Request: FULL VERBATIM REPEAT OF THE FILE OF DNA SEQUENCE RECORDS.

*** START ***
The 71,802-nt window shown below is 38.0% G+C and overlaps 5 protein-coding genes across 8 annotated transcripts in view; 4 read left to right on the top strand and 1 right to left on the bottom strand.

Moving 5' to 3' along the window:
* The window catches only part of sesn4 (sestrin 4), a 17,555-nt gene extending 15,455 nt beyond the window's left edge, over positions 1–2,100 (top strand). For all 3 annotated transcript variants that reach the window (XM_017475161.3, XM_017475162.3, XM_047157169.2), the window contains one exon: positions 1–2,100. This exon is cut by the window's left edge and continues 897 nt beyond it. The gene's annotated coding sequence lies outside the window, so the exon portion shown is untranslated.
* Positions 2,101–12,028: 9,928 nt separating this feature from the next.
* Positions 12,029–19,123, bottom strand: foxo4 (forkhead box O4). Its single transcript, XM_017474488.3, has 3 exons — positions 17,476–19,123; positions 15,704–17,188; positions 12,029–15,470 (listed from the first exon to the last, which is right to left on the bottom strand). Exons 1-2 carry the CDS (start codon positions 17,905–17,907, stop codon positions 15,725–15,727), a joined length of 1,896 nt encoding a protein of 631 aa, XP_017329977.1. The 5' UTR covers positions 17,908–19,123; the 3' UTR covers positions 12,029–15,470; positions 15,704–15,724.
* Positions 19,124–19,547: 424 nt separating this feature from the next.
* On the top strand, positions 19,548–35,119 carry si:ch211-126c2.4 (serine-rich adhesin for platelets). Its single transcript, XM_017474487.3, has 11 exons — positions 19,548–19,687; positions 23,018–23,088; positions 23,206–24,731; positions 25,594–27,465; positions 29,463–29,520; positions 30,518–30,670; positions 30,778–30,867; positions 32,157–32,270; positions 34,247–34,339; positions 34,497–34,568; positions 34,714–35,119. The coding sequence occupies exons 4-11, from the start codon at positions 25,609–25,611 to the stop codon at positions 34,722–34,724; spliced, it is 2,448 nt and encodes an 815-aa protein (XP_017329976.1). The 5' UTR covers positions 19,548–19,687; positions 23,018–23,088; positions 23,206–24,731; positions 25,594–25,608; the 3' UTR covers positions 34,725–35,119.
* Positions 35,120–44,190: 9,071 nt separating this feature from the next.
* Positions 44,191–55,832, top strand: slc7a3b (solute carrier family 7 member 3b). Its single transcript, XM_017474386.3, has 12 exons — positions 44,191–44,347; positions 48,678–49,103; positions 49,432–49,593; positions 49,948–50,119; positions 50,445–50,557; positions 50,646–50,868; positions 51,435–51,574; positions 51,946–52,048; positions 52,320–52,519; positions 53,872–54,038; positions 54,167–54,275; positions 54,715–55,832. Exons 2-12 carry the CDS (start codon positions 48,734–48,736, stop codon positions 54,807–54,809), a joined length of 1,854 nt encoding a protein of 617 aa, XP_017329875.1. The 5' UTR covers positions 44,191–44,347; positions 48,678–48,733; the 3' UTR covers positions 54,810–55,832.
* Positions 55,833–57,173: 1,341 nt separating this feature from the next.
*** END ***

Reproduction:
The 71,802-nt window shown below is 38.0% G+C and overlaps 5 protein-coding genes across 8 annotated transcripts in view; 4 read left to right on the top strand and 1 right to left on the bottom strand.

Moving 5' to 3' along the window:
* The window catches only part of sesn4 (sestrin 4), a 17,555-nt gene extending 15,455 nt beyond the window's left edge, over positions 1–2,100 (top strand). For all 3 annotated transcript variants that reach the window (XM_017475161.3, XM_017475162.3, XM_047157169.2), the window contains one exon: positions 1–2,100. This exon is cut by the window's left edge and continues 897 nt beyond it. The gene's annotated coding sequence lies outside the window, so the exon portion shown is untranslated.
* Positions 2,101–12,028: 9,928 nt separating this feature from the next.
* Positions 12,029–19,123, bottom strand: foxo4 (forkhead box O4). Its single transcript, XM_017474488.3, has 3 exons — positions 17,476–19,123; positions 15,704–17,188; positions 12,029–15,470 (listed from the first exon to the last, which is right to left on the bottom strand). Exons 1-2 carry the CDS (start codon positions 17,905–17,907, stop codon positions 15,725–15,727), a joined length of 1,896 nt encoding a protein of 631 aa, XP_017329977.1. The 5' UTR covers positions 17,908–19,123; the 3' UTR covers positions 12,029–15,470; positions 15,704–15,724.
* Positions 19,124–19,547: 424 nt separating this feature from the next.
* On the top strand, positions 19,548–35,119 carry si:ch211-126c2.4 (serine-rich adhesin for platelets). Its single transcript, XM_017474487.3, has 11 exons — positions 19,548–19,687; positions 23,018–23,088; positions 23,206–24,731; positions 25,594–27,465; positions 29,463–29,520; positions 30,518–30,670; positions 30,778–30,867; positions 32,157–32,270; positions 34,247–34,339; positions 34,497–34,568; positions 34,714–35,119. The coding sequence occupies exons 4-11, from the start codon at positions 25,609–25,611 to the stop codon at positions 34,722–34,724; spliced, it is 2,448 nt and encodes an 815-aa protein (XP_017329976.1). The 5' UTR covers positions 19,548–19,687; positions 23,018–23,088; positions 23,206–24,731; positions 25,594–25,608; the 3' UTR covers positions 34,725–35,119.
* Positions 35,120–44,190: 9,071 nt separating this feature from the next.
* Positions 44,191–55,832, top strand: slc7a3b (solute carrier family 7 member 3b). Its single transcript, XM_017474386.3, has 12 exons — positions 44,191–44,347; positions 48,678–49,103; positions 49,432–49,593; positions 49,948–50,119; positions 50,445–50,557; positions 50,646–50,868; positions 51,435–51,574; positions 51,946–52,048; positions 52,320–52,519; positions 53,872–54,038; positions 54,167–54,275; positions 54,715–55,832. Exons 2-12 carry the CDS (start codon positions 48,734–48,736, stop codon positions 54,807–54,809), a joined length of 1,854 nt encoding a protein of 617 aa, XP_017329875.1. The 5' UTR covers positions 44,191–44,347; positions 48,678–48,733; the 3' UTR covers positions 54,810–55,832.
* Positions 55,833–57,173: 1,341 nt separating this feature from the next.